It's a cruel world. Life is so unfair. It is so easy to make conclusions to appease our own sadness. But nothing justifies early and unwanted deaths.

Thanks for sharing your experience.

amanzimtoti said...

This truly is one of the saddest, most horrible stories I have ever heard. Sometimes the cruelty that exists in this world is too much to conceptualise.

crazyrn2be said...

what a sad story

Enrico said...

"and was therefore released to look after her baby."

What?! The baby should be a ward of the state until/if she's ever deemed competent to mother again. It shouldn't change her sentence one whit. Unless the time sentenced was so woefully inadequate that the judge said "screw it, she only has x months left anyway." Either way, that's seriously f*cked up.

The fact that she bred again is just a whole 'nother level of sadness, particularly for the innocent child not having the faintest clue what its in for.

Dragonfly said...

That is so sad. It is such a terrible world we live in sometimes.

Anonymous said...

You were the light of his short life.
That is big, bongi!

Øystein said...

This makes me to sad and angry to comment really.

I just wanna say I think you certainly managed to convey your feelings for k.

Devorrah said...

I once had a very sad child named Kyrie in my kindergarten class, big eyes, dirty clothes. Mom had dirty bare feet and scabs from meth scratching. As happens so often, Kyrie disappeared, yanked by the state. I had a very dedicated aide who happened to be a registered foster parent, and she tracked down Kyrie and her sister in a hellish foster home and managed to get both girls removed to her own home. Kyrie spent several happy years there, and the aide eventually found her extended family that had lost track of her and her crackhead Mom.
We celebrated my foster son's 19th birthday yesterday, and I would encourage everybody to consider taking in a needy child--they enrich our lives. And Dr. Bongi, pleasd don't torture yourself, you helped k greatly.

Dr. Val said...

Wow. Such powerful tragedy. Hard to find words, isn't it. :(

Greg P said...

I think about all the k's in the world when I see people fervently focusing on saving whales or preventing abortions in developed countries.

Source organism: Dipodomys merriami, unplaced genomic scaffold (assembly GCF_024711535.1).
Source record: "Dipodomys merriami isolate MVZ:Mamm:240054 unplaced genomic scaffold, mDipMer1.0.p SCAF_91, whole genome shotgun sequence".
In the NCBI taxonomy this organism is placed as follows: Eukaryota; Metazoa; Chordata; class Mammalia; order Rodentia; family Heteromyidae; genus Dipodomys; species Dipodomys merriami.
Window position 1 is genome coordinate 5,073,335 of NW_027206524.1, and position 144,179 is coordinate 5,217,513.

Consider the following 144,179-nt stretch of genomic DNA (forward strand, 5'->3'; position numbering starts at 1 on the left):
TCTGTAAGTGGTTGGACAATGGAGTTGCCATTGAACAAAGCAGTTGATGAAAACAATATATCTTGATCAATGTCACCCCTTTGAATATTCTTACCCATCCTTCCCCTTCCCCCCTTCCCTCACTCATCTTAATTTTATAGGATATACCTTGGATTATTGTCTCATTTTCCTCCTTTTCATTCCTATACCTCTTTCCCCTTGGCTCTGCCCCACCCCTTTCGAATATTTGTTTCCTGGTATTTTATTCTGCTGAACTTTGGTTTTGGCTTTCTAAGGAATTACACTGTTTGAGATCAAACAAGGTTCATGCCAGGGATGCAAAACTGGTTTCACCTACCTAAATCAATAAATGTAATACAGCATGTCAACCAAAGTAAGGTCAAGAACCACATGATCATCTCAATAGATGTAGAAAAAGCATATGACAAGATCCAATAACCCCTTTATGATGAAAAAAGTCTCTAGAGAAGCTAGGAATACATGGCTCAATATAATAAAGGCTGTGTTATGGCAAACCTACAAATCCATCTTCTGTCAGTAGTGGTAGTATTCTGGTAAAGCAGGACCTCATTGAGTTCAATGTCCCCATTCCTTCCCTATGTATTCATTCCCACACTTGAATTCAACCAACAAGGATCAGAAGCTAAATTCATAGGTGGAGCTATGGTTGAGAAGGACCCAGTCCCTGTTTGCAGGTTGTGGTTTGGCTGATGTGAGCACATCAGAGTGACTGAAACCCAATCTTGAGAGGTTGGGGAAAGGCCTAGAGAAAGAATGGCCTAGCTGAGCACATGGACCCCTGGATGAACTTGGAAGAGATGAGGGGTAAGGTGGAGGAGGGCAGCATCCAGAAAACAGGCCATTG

The problem is it's all so overwhelming, the numbers out there. To simply give food, save a life temporarily, doesn't really assess the magnitude of the problem, but somehow we have to find those moments when we can actually do something constructive, maybe at least temporarily relieve someone's suffering.

Bongi said...

greg, you know the story of the starfish? i like to believe it.

Kathy G said...

It is a sad story, but it is also unfortunate that the government cannot take steps to prevent this from happening in the first place...I suppose this was an act of desperation as the mother could not take care of both children.

Bongi said...

kathy g, to be honest i find you excusing the mother in any way quite disturbing. there are a few things i know. firstly, k is dead and his mother remains alive. then there is the matter of k not being able to swallow even his saliva for the last about two years of his life. his mother could swallow at this time and still can as far as i know. then there is the matter of breathing through his neck, which, once again his mother doesn't do. then there are questions of being able to defend yourself at the age of one against someone that is supposed to protect you but is trying to kill you. the mother had a greater chance of surviving the encounter.

sorry, but my sympathies do not lie with the "poor mother who in an act of selfless desperation" decided to simply kill her child.

ok, blame the government if you must, but she could have dumped him at numerous places where he would have found his way into a state sponsored system. she did not do this. she mutilated her child in a botched murder attempt. sounds like a fine upstanding misunderstood law abiding citizen to me....not!

beachbirdie said...

The woman should have been sterilized. Anyone who could do this to a tiny, defenseless child should be rendered incapable of ever producing another.

Buckeye Surgeon said...

Tragic and awful.

Anonymous said...

If you have not adopted, or been interested in adopting and suddenly have an opportunity thrust upon you it is very hard to make a decision; particularly if you are not already set up to care for a child. If you ever are in the situation again, with a very hurt orphaned child, here are some options to consider.